Ghosn’s lawyers appeal to Japan Supreme Court over detention
The former Nissan chairman’s detention has been extended through to Sunday but may be prolonged.
Lawyers for Nissan’s former chairman Carlos Ghosn, who was sent back to detention while out on bail, have filed a protest with the Japanese Supreme Court.
Lawyer Junichiro Hironaka told reporters that Ghosn’s fourth and latest arrest is unfair.
Ghosn was arrested in November and released on bail last month but re-arrested last week.
Multiple arrests and long detentions are routine in Japan, but arresting a suspect who cleared bail is unusual.
Ghosn’s detention has been extended through to Sunday but may be prolonged.
He is charged with falsifying financial documents in under-reporting his retirement compensation and breach of trust in what prosecutors call dubious payments.
He says he is innocent, noting the compensation was never decided or paid and the payments were for legitimate services.
The latest arrest is over suspicion that Nissan money paid to a dealership was diverted to a company effectively controlled by Ghosn.
Mr Hironaka was among 1,010 lawyers, academics and other legal professionals who signed a call to eliminate Japan’s so-called “hostage justice”.
Kaku Imamura, a lawyer who led the initiative, told reporters that Ghosn’s case has set off international criticism about the longtime detentions without convictions.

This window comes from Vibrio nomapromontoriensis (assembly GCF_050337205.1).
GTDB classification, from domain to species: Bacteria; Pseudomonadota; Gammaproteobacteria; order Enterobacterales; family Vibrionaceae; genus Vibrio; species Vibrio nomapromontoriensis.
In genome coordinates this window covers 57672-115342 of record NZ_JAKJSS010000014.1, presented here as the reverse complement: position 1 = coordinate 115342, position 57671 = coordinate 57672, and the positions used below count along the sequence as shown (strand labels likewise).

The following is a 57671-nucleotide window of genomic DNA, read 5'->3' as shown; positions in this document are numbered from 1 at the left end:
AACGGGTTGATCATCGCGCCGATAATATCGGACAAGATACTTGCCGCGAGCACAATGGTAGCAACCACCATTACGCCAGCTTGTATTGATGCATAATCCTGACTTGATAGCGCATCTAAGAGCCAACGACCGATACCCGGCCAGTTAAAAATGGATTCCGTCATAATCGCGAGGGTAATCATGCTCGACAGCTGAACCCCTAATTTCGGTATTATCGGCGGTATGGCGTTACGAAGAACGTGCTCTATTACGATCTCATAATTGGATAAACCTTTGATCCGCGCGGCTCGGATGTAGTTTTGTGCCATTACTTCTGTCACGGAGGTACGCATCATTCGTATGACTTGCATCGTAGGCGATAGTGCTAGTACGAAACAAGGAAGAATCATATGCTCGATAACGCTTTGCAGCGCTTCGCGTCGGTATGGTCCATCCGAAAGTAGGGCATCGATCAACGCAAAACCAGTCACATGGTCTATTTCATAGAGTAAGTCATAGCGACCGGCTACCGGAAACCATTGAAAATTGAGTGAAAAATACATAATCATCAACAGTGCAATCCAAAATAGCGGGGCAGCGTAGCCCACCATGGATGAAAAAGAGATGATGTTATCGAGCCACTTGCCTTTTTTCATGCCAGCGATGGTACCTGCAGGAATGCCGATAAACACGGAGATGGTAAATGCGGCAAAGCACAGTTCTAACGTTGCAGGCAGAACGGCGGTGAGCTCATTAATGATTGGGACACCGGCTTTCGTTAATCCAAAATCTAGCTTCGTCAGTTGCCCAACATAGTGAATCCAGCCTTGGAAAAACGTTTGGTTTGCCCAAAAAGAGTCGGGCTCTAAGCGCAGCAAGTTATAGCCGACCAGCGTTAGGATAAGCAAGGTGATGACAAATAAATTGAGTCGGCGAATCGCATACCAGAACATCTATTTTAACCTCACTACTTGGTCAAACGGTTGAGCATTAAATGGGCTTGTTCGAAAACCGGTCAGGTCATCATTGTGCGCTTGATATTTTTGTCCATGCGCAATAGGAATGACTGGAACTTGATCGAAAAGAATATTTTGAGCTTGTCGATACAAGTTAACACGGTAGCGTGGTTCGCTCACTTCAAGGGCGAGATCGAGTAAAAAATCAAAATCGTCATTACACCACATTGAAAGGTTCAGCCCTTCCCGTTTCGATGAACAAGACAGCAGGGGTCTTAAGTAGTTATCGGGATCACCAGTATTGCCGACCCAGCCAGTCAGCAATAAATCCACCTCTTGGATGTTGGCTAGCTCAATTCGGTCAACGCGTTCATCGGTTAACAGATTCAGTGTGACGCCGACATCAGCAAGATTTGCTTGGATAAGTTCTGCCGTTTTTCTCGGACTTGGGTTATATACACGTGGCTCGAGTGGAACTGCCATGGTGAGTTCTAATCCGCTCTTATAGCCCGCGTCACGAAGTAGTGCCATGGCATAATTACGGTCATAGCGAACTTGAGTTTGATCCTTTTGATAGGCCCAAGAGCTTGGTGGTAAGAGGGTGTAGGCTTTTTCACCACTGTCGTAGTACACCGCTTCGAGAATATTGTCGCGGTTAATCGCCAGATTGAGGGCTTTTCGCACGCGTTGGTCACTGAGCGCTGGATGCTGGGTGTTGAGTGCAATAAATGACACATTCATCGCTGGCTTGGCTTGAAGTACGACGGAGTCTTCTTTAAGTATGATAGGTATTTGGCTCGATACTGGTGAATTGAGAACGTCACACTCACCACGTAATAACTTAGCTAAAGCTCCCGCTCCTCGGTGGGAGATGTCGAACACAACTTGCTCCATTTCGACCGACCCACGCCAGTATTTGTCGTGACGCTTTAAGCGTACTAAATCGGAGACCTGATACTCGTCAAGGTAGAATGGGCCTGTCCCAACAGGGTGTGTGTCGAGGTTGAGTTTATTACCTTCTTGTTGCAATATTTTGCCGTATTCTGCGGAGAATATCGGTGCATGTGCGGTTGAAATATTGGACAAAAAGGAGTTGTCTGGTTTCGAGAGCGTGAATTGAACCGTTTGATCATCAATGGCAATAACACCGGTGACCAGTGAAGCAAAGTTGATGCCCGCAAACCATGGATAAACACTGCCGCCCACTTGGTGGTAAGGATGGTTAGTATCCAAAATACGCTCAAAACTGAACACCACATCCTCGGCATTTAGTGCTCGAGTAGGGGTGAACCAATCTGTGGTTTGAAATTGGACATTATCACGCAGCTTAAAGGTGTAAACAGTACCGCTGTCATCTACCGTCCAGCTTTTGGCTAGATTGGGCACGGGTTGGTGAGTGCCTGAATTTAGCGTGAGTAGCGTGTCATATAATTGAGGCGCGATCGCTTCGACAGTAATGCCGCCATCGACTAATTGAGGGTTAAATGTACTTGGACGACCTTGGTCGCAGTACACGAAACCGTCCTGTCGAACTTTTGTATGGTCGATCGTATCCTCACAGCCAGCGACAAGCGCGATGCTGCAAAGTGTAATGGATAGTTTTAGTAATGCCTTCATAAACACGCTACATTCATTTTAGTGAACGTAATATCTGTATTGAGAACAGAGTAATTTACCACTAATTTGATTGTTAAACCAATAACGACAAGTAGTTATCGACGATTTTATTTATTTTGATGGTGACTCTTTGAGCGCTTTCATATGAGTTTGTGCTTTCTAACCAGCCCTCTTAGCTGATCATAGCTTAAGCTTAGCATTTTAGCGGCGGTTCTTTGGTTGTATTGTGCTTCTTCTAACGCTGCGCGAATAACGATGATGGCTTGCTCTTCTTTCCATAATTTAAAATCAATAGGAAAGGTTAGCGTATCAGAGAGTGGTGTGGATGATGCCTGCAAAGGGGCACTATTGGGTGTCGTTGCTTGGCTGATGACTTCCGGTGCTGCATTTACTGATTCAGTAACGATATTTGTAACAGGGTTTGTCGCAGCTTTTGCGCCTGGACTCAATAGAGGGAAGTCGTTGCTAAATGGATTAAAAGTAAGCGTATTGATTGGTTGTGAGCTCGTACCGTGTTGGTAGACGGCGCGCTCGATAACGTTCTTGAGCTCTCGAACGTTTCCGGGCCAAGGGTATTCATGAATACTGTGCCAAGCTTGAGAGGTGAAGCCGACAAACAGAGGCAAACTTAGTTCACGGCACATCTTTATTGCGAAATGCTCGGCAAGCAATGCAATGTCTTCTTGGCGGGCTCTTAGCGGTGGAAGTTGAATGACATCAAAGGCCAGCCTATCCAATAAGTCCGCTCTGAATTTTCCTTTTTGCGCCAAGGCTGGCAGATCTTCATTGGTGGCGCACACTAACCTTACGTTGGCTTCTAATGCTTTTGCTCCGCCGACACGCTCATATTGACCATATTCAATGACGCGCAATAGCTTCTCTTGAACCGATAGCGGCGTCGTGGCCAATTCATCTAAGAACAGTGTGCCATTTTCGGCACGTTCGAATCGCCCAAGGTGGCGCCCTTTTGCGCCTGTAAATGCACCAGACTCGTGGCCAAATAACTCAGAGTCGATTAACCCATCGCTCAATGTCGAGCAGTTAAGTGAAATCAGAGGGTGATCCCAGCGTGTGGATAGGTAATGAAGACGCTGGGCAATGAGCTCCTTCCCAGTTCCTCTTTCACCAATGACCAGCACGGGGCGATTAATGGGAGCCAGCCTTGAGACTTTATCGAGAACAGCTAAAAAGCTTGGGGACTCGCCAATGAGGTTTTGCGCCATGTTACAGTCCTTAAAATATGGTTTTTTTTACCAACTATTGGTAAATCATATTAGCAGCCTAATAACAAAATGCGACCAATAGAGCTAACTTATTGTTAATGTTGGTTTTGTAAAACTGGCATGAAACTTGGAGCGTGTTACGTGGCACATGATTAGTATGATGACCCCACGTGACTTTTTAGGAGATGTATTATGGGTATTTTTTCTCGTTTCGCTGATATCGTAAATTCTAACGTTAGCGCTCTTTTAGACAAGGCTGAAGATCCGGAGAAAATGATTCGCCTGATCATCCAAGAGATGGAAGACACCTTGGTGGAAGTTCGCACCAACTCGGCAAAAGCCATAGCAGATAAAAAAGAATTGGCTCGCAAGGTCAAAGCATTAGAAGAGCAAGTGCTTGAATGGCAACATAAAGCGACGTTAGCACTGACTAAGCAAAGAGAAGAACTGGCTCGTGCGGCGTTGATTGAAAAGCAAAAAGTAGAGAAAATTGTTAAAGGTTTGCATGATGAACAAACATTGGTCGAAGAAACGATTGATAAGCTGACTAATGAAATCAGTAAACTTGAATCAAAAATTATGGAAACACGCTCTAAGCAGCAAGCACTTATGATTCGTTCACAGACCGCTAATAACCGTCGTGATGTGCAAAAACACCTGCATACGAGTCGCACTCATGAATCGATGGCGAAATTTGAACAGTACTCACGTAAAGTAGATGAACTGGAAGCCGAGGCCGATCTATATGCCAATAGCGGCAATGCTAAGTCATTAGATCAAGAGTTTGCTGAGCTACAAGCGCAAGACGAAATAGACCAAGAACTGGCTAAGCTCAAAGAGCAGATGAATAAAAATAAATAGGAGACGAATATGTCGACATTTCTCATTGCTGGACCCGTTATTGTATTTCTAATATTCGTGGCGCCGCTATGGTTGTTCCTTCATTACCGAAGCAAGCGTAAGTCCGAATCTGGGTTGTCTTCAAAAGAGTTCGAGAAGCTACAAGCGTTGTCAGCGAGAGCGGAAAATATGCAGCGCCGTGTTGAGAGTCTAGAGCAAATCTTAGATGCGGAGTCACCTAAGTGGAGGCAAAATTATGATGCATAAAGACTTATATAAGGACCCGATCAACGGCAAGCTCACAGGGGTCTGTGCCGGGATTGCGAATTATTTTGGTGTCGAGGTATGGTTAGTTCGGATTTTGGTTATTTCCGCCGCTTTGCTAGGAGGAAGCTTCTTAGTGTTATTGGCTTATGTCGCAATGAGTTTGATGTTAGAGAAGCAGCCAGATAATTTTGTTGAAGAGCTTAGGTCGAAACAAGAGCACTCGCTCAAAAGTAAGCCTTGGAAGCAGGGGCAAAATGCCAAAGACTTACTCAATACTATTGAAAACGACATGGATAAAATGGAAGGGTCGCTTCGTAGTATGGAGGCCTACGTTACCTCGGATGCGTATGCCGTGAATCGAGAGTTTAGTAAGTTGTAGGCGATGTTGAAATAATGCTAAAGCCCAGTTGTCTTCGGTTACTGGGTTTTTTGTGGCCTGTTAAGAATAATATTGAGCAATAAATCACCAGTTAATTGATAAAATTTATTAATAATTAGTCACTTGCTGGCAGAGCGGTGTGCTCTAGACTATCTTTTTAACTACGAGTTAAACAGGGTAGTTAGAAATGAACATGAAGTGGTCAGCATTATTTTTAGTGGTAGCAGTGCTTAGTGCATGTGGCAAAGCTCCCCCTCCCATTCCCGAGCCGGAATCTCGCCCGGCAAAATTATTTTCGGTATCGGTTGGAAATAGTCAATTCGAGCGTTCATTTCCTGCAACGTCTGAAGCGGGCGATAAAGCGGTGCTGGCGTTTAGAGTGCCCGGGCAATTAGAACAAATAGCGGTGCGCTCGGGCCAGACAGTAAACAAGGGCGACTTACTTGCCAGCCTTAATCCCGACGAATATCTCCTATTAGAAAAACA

Detention is used as a form of torture. It becomes difficult for people to get a fair trial Kaku Imamura, lawyer
He said innocent people who refuse to sign confessions suffer and are kept for months, sometimes years, even for relatively minor charges that will not result in prison time.
During detention, prosecutors can grill the suspect for more than eight hours, he said, while the suspect’s contact with lawyers is limited, and often banned with family and friends.
He declined comment on the specifics of Ghosn’s case.
“Detention is used as a form of torture,” Mr Imamura said at the Foreign Correspondents’ Club of Japan.
“It becomes difficult for people to get a fair trial.”